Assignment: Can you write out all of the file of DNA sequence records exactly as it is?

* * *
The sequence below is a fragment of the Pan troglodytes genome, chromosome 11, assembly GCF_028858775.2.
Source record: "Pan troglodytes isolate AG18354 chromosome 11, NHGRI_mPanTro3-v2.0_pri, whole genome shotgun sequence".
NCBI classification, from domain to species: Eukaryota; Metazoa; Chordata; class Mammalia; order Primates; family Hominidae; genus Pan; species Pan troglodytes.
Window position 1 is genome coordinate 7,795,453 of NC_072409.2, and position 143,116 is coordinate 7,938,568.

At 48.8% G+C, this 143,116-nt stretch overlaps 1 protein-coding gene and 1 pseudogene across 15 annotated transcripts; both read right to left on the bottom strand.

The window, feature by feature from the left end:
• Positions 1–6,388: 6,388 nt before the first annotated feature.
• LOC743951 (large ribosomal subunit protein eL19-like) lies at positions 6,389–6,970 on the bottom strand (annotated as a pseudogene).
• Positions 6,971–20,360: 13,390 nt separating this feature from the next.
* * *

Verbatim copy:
The sequence below is a fragment of the Pan troglodytes genome, chromosome 11, assembly GCF_028858775.2.
Source record: "Pan troglodytes isolate AG18354 chromosome 11, NHGRI_mPanTro3-v2.0_pri, whole genome shotgun sequence".
NCBI classification, from domain to species: Eukaryota; Metazoa; Chordata; class Mammalia; order Primates; family Hominidae; genus Pan; species Pan troglodytes.
Window position 1 is genome coordinate 7,795,453 of NC_072409.2, and position 143,116 is coordinate 7,938,568.

At 48.8% G+C, this 143,116-nt stretch overlaps 1 protein-coding gene and 1 pseudogene across 15 annotated transcripts; both read right to left on the bottom strand.

The window, feature by feature from the left end:
• Positions 1–6,388: 6,388 nt before the first annotated feature.
• LOC743951 (large ribosomal subunit protein eL19-like) lies at positions 6,389–6,970 on the bottom strand (annotated as a pseudogene).
• Positions 6,971–20,360: 13,390 nt separating this feature from the next.